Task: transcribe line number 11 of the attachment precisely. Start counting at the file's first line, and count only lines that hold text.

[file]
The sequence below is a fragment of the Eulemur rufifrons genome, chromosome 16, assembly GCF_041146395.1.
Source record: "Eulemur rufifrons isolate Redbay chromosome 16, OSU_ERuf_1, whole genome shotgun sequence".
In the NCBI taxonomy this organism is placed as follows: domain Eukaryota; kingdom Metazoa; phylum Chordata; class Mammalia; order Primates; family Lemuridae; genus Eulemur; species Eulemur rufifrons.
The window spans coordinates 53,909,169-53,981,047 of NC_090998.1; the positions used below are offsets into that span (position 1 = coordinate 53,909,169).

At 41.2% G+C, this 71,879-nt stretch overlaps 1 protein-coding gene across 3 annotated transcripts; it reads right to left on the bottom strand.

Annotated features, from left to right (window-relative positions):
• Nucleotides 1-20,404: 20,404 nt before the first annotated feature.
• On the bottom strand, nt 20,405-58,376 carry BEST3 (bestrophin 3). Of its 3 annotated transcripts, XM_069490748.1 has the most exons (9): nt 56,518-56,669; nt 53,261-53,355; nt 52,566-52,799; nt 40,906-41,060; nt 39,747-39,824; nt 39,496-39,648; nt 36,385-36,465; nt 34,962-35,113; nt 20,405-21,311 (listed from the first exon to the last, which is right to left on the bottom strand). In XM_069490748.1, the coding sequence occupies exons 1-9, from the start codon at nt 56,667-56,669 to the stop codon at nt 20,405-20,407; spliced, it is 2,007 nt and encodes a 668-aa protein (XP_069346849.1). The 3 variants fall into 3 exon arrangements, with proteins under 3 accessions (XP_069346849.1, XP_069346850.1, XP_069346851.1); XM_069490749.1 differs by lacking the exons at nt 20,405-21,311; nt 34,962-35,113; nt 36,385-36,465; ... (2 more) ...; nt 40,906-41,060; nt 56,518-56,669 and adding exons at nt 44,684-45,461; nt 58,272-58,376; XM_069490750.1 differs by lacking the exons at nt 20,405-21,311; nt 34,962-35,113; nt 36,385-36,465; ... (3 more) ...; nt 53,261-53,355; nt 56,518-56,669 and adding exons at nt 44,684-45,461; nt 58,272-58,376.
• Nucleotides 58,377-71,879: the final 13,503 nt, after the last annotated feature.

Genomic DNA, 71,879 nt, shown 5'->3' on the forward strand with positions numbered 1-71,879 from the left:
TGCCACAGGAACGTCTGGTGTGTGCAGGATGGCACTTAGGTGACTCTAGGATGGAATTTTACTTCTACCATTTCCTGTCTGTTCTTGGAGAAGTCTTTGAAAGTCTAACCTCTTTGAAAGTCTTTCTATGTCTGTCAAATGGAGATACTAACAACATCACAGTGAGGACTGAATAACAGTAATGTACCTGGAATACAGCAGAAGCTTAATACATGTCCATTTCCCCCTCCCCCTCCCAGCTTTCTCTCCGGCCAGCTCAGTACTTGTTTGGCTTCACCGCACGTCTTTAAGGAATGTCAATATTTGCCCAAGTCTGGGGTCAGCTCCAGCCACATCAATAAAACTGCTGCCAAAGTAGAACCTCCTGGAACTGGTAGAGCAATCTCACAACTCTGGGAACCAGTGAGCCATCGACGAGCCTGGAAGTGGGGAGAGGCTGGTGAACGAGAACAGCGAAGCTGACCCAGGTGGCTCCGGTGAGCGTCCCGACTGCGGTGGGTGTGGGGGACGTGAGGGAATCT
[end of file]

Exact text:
TGCCACAGGAACGTCTGGTGTGTGCAGGATGGCACTTAGGTGACTCTAGGATGGAATTTTACTTCTACCATTTCCTGTCTGTTCTTGGAGAAGTCTTTGAAAGTCTAACCTCTTTGAAAGTCTTTCTATGTCTGTCAAATGGAGATACTAACAACATCACAGTGAGGACTGAATAACAGTAATGTACCTGGAATACAGCAGAAGCTTAATACATGTCCATTTCCCCCTCCCCCTCCCAGCTTTCTCTCCGGCCAGCTCAGTACTTGTTTGGCTTCACCGCACGTCTTTAAGGAATGTCAATATTTGCCCAAGTCTGGGGTCAGCTCCAGCCACATCAATAAAACTGCTGCCAAAGTAGAACCTCCTGGAACTGGTAGAGCAATCTCACAACTCTGGGAACCAGTGAGCCATCGACGAGCCTGGAAGTGGGGAGAGGCTGGTGAACGAGAACAGCGAAGCTGACCCAGGTGGCTCCGGTGAGCGTCCCGACTGCGGTGGGTGTGGGGGACGTGAGGGAATCT